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Report on Karymsky (Russia) — June 2002

Bulletin of the Global Volcanism Network, vol. 27, no. 6 (June 2002)
Managing Editor: Richard Wunderman.

Karymsky (Russia) Explosions eject ash to 3 km above summit during April and July 2002

Please cite this report as:

Global Volcanism Program, 2002. Report on Karymsky (Russia). In: Wunderman, R. (ed.), Bulletin of the Global Volcanism Network, 27:6. Smithsonian Institution. https://doi.org/10.5479/si.GVP.BGVN200206-300130.

Volcano Profile |  Complete Bulletin


Karymsky

Russia

54.049°N, 159.443°E; summit elev. 1513 m

All times are local (unless otherwise noted)


Seismicity at Karymsky was above background during late March through at least mid-July 2002. Local shallow events occurred at the same rate previously reported in BGVN 27:03 (~10 events per hour). The rate increased briefly during mid-May to ~10-15 events per hour. The character of the seismicity indicated that weak gas-and-ash explosions and avalanches possibly occurred. Thermal anomalies and occasional plumes were visible on satellite imagery throughout the report period (table 2).

Table 2. Thermal anomalies and plumes visible on AVHRR satellite imagery at Karymsky during 30 March-9 July 2002. No airborne ash was detected in any image. Courtesy KVERT.

Date Time (local) Size (pixels) Max. band-3 temperature Background temperature Visible plume
30 Mar 2002 -- -- 13°C -15 to -20°C --
31 Mar 2002 -- -- -- -- Faint thermal anomaly visible through cloud cover.
09 Apr 2002 -- 4 29°C 0°C --
12 Apr-19 Apr 2002 -- 2-5 -- -- --
17 Apr 2002 1807 2 29°C -3°C Faint aerosol/steam plume trended SE.
20 Apr 2002 -- 3 23°C -5 to -20°C --
22 Apr 2002 -- 5 30°C 3°C --
26 Apr-03 May 2002 -- 1-6 42°C 0- ~10°C Possible faint aerosol/steam plume trended SE, visible at 1704 on 28 April.
03 May 2002 -- 3-4 13.4°C -8°C --
04 May 2002 -- 3-4 40°C -1°C Small aerosol/steam plume visible trended S at 1800.
09 May 2002 1740 2 37.5°C 4°C Faint ash-and-gas plume visible extended 20 km to the SE.
10 May-17 May 2002 -- 2-4 ~50°C 2-7°C --
10 May 2002 0727 -- -- -- Ash-and-steam plume visible trended 50 km to the S.
13 May 2002 1744 -- -- -- Faint steam/aerosol plume extended ~60 km to the SE.
20 May 2002 -- 1 16°C -2°C Faint plume extended 30 km to the SE at 0647.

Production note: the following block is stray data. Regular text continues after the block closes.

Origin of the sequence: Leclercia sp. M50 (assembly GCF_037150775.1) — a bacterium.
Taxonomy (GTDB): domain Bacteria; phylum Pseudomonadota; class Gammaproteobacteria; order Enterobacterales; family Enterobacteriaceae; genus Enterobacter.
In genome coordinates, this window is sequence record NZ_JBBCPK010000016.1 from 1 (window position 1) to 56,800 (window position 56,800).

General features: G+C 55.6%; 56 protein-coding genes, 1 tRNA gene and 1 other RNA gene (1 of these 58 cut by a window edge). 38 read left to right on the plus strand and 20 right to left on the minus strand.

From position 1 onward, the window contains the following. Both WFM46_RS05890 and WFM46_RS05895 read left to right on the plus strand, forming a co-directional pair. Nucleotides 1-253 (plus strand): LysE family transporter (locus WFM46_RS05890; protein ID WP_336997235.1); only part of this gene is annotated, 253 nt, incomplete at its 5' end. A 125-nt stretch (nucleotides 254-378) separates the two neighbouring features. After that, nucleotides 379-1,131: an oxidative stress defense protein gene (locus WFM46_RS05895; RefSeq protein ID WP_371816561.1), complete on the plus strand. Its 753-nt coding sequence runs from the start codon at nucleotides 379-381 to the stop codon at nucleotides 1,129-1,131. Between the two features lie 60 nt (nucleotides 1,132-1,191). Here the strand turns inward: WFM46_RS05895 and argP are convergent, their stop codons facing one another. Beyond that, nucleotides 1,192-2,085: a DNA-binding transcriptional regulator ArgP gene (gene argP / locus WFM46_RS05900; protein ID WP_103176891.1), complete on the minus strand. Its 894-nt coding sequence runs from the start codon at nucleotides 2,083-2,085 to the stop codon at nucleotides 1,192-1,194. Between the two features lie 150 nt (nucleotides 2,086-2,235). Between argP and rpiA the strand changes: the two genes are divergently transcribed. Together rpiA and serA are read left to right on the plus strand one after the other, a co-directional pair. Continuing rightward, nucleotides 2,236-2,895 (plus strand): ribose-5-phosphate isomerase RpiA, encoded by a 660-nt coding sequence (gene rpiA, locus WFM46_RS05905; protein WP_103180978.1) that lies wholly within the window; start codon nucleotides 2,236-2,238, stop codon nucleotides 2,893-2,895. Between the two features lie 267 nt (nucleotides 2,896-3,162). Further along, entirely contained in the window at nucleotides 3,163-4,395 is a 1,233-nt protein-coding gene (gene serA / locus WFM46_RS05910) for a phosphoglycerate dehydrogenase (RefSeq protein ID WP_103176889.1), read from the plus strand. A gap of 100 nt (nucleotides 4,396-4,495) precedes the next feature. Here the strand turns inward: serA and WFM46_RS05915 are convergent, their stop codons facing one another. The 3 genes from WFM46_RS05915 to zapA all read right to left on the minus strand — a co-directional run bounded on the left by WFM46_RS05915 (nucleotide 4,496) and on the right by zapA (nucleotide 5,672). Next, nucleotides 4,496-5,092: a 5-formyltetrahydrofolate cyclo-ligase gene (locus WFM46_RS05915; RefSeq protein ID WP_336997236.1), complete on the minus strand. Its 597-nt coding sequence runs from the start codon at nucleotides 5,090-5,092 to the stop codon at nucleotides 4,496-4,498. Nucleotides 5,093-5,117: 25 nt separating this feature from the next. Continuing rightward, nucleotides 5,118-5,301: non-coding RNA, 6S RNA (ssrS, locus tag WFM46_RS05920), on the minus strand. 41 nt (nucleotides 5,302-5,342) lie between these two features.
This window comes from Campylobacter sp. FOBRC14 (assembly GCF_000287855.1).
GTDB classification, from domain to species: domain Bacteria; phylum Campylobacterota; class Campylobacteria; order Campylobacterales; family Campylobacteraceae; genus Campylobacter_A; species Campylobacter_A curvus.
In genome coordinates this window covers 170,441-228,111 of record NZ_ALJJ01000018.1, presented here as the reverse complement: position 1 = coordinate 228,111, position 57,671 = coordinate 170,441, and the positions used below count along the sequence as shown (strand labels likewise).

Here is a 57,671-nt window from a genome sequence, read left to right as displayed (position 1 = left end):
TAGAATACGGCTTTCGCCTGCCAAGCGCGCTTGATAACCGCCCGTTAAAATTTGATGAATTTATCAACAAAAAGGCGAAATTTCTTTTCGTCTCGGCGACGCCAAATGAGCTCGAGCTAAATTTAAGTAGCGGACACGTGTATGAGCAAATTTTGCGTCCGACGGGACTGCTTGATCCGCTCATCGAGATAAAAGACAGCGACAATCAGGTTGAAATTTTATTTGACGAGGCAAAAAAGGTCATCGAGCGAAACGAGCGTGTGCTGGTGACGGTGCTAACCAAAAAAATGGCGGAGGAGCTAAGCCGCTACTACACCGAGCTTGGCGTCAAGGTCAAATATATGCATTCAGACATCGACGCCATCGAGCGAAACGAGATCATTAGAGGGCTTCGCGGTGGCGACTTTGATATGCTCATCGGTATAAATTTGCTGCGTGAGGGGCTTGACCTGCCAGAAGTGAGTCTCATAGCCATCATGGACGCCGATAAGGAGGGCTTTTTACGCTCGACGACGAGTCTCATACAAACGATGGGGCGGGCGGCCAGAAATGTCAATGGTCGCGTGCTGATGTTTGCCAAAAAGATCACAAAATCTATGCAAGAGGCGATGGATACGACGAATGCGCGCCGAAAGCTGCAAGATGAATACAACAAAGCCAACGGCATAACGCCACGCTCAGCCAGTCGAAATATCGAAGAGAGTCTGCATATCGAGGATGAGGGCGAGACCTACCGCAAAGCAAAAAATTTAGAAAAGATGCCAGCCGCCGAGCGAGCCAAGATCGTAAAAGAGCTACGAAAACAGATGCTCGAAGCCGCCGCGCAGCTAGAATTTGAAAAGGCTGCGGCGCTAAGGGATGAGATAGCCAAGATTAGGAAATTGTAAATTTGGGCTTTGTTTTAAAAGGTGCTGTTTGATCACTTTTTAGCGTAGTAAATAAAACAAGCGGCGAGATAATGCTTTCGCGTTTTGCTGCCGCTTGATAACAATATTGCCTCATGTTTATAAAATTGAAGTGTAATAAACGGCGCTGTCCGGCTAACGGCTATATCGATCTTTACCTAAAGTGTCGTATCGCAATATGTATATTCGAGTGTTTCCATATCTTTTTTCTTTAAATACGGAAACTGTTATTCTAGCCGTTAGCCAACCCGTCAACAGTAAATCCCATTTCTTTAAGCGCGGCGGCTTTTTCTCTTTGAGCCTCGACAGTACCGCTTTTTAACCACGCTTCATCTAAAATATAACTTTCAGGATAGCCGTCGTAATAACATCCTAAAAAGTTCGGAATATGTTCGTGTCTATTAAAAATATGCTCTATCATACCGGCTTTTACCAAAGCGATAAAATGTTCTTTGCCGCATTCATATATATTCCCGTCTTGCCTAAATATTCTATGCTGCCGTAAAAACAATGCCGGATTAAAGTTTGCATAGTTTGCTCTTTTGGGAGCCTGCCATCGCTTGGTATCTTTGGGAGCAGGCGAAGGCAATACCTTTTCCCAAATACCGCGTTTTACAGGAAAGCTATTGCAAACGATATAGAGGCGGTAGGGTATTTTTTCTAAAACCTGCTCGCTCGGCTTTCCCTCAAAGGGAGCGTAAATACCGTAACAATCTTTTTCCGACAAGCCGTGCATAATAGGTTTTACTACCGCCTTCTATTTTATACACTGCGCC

22 May 2002 -- 2 ~49°C 7°C --
24 May 2002 0651 3 16.4°C -2°C --
01 Jun 2002 -- 1 11°C 0°C --
02 Jun 2002 -- 3 49°C 6°C --
09 Jun 2002 0708 2-4 43.5°C -1.5°C --
15 Jun 2002 -- 3 ~49°C 17°C Karymsky lake visible on image at temperature of 33.6°C, six pixels square, warmest to the W.
20 Jun 2002 -- 3 38°C 17°C --
23, 25, 27 Jun 2002 -- 1-3 10 - ~49°C 1 - 18°C Steam/gas plume extended 35 km to the W on 25 June.
29 Jun-30 Jun 2002 -- 1-4 15 - ~49°C -4 - 25°C --
01 Jul-02 Jul 2002 -- -- -- -- Small steam plume extended ~50 km to the NE on 1 July.
06, 08-09 Jul 2002 -- 1-3 ~25 - 31°C 5 - 11.5°C --

According to a pilot's report, at 1115 on 15 April an explosion ejected ash to a height of 3.0 km above the volcano. MODIS imagery on 17 April revealed at least five traces of ashfall extending to ~25 km in various directions.

During a helicopter flight on 28 April, observers reported an ash explosion to 500 m above the crater. Ash deposits were visible on the W (most intense) and E flanks of the volcano. A new ~100-m-high cone was visible on 28 April inside the active crater.

On 10 May the new cone was visible along with a lava flow 1.3 km down the S-SW slope of the volcano (figure 9). It reached ~300 m wide. The flow was unusual because it had an andesitic composition, rather than the typical basaltic composition that was common in lava flows down the SW flank during 1996-2000. Seismic data on 29 June indicated a possible ash-and-gas explosion to a height of ~4.0 km at 1631. On 9 July at 1032, a helicopter pilot reported a plume to a height of 3.0 km. The Concern Color Code remained at Yellow throughout the report period.

Figure (see Caption) Figure 9. View of Karymsky from a helicopter on 10 May 2002. The billowing plume at the time of this photo concealed the new intracrater cone at the summit; winds carried the plume approximately ENE. The active crater generated a conspicuous lava flow down the S-SW slope that reached ~1.3 km long and ~300 m wide (~ 20% of its length continued beyond the lower right-hand margin of this photo). Caption help courtesy of Victor Ivanov (Institute of Volcanology). Photo by Nikolay I. Seliverstov (Institute of Volcanology); provided courtesy of KVERT.

Geologic Background. Karymsky, the most active volcano of Kamchatka's eastern volcanic zone, is a symmetrical stratovolcano constructed within a 5-km-wide caldera that formed during the early Holocene. The caldera cuts the south side of the Pleistocene Dvor volcano and is located outside the north margin of the large mid-Pleistocene Polovinka caldera, which contains the smaller Akademia Nauk and Odnoboky calderas. Most seismicity preceding Karymsky eruptions originated beneath Akademia Nauk caldera, located immediately south. The caldera enclosing Karymsky formed about 7600-7700 radiocarbon years ago; construction of the stratovolcano began about 2000 years later. The latest eruptive period began about 500 years ago, following a 2300-year quiescence. Much of the cone is mantled by lava flows less than 200 years old. Historical eruptions have been vulcanian or vulcanian-strombolian with moderate explosive activity and occasional lava flows from the summit crater.

Information Contacts: Olga Chubarova, Kamchatka Volcanic Eruptions Response Team (KVERT), Institute of Volcanic Geology and Geochemistry, Piip Ave. 9, Petropavlovsk-Kamchatsky, 683006, Russia; Tokyo Volcanic Ash Advisory Center (VAAC),Tokyo, Japan (URL: http://www.ospo.noaa.gov/Products/atmosphere/vaac/).